is fair trade certification?
Much like organic certification, fair trade certification
lets you know about the origin of a product. Fair trade certified
products come from all over the world, but share a common
history. Farmers who grow fair trade products receive a fair
price, and their communities and the environment benefit as
Fair trade certified coffee directly supports
a better life for farming families in the developing world
through fair prices, community development and environmental
stewardship. Fair trade farmers market their own harvests
through direct, long-term contracts with international buyers,
learning how to manage their businesses and compete in the
global marketplace. Receiving a fair price for their harvest
allows these farmers to invest in their families' health care
and education, reinvest in quality and protect the environment.
This empowerment model lifts farming families from poverty
through trade, not aid, creating a more equitable and sustainable
model of international trade that benefits producers, consumers,
industry and the Earth. The Fair for Life label is
backed by IMO, one of the third-party certifiers of
fair trade products for the U.S. market.
The Fair for Life label guarantees:
Fair price: Family farmers
receive fair prices for their harvest, and premiums specifically
earmarked for community development projects; even higher
premiums are given for certified organic products. Farmer
organizations are also eligible for pre-harvest credit.
Harmful agrochemicals and GMOs are strictly prohibited in
favor of environmentally sustainable farming methods that
protect farmers' health and preserve valuable ecosystems for
future generations. Fair trade farmers protect the land and
wildlife habitat by intercropping plant species to improve
soil fertility and protect against erosion. Stringent environmental
management programs, including water conservation, proper
waste disposal and prohibitions on planting in protected areas
further encourage environmental stewardship.
Fair labor conditions:
Workers on fair trade farms enjoy freedom of association,
safe working conditions and fair wages. Forced child labor
is strictly prohibited.
Direct trade: Importers
purchase from fair trade producer groups as directly as possible,
eliminating unnecessary middlemen and empowering farmers to
develop the business capacity needed to compete in the global
Democratic and transparent organizations:
Fair trade farmers and farm workers decide how to invest fair
trade revenues, and proof of a democratic process is required.
Fair trade farmers and workers invest fair trade premiums
in social and business development projects like scholarship
programs, healthcare services and quality improvement training.
Examples of community projects include:
- Members of the COSURCA coffee cooperative
in Colombia successfully prevented the cultivation of more
than 1,600 acres of coca and poppy used to produce illicit
- In the highlands of Guatemala, indigenous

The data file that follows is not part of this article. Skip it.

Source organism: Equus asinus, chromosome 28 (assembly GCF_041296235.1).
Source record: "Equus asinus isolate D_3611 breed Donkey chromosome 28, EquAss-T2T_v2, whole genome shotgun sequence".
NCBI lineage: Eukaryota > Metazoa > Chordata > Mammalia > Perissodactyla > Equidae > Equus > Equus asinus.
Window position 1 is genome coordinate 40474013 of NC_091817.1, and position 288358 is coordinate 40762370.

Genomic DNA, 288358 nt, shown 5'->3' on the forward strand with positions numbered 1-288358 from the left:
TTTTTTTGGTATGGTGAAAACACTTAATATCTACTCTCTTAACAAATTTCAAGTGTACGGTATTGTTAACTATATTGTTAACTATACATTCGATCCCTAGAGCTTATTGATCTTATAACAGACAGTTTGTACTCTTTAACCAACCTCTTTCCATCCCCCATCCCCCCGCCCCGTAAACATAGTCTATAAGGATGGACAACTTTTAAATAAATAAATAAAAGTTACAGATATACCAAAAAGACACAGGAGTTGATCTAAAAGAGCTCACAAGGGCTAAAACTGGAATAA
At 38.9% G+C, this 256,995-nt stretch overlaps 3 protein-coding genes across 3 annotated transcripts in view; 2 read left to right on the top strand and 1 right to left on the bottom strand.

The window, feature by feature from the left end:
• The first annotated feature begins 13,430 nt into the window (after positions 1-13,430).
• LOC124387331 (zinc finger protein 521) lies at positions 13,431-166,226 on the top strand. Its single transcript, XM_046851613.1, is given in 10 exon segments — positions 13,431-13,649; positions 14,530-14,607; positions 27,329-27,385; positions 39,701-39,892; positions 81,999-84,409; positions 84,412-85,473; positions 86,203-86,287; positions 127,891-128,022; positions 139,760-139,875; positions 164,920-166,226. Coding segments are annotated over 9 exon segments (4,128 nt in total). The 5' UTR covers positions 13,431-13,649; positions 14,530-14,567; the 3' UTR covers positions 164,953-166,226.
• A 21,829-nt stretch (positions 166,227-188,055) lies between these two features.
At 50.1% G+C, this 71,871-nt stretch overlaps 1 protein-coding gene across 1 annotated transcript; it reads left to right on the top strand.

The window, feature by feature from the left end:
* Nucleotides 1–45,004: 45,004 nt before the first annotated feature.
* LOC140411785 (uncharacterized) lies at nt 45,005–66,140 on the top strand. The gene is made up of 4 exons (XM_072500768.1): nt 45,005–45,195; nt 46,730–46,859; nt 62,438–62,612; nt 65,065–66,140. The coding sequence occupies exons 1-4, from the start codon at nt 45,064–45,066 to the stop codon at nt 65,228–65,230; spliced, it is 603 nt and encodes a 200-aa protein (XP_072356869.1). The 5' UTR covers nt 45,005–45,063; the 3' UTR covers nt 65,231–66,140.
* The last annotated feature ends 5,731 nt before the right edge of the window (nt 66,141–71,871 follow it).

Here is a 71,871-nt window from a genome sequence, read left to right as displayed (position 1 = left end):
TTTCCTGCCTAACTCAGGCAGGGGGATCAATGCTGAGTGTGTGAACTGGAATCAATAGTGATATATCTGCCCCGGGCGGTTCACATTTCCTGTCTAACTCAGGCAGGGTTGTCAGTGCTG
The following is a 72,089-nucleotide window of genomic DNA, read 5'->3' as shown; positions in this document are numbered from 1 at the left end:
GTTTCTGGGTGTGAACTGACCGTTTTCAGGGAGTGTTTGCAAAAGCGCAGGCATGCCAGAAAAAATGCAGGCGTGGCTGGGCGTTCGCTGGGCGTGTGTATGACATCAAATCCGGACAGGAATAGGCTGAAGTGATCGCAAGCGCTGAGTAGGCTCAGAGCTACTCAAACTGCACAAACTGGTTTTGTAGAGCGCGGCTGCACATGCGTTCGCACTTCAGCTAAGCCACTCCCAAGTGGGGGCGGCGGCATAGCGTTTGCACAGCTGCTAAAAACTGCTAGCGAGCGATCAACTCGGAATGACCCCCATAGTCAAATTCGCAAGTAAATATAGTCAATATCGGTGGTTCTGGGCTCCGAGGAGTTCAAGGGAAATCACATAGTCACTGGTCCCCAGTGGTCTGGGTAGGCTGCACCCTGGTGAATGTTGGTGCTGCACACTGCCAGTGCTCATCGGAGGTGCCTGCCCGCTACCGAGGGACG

Tzutuhil Mayans in the La Voz cooperative are sending local
kids to college for the first time.
- Near Lake Titicaca, in Peru, the CECOVASA
cooperative is assisting members from Quechua and Aymara
indigenous groups in improving coffee quality and transitioning
to certified organic production.
- The CECOCAFEN cooperative in Nicaragua
established a reproductive health program providing tests
for the virus that causes cervical cancer.
What is IMO "Fair for Life" fair trade certification?
"Fair for Life" is a brand neutral third party certification program for social accountability and fair trade in agricultural, manufacturing and trading operations. The program complements existing fair trade certification systems.
Social accountability and fair trade have become important indicators to select business partners in a global market place. The Fair for Life Social & FairTrade Certification Program offers operators of socially responsible projects a solution for objective inspection and certification by a highly qualified external verifier. It combines strict social and fair trade standards with adaptability to local conditions.
Why is fair trade certification needed today?
Throughout the global south, family farmers follow generations
of tradition to cultivate food products we enjoy every day.
Yet many family farmers in the developing world don't receive
a fair price for their crops. These isolated rural communities
lack direct market access, often selling their premium crops
below the cost of production to local middlemen who misrepresent
global prices. This cycle of debt forces many to abandon their
land and years of agricultural heritage, destroying the social
and cultural fabric of these communities. When farming communities
in the developing world suffer, the whole world suffers -
forced immigration, inferior-quality products and large-scale
farming methods that often compromise the environment.
Who benefits from fair trade certification?
- Producers: Beyond
receiving a fair, stable price, fair trade also empowers
producers to invest in their organizations, improve their
communities and protect the environment.
- Consumers: Fair trade
certification enables consumers to "vote with their
dollar" by providing an independent guarantee that
products were produced and traded fairly. We all lead busy
lives, and we want to do the right thing, but we're busy.
What if we could make a positive impact just with the purchases
we make every day? And not have to go out of our way to
do this? That's the compelling proposition of fair trade.
- The Earth: Fair trade
certification requires and rewards environmentally sustainable
farming practices that protect farmers' health and preserve
valuable ecosystems for future generations, and provides
the resources and technical assistance needed for organic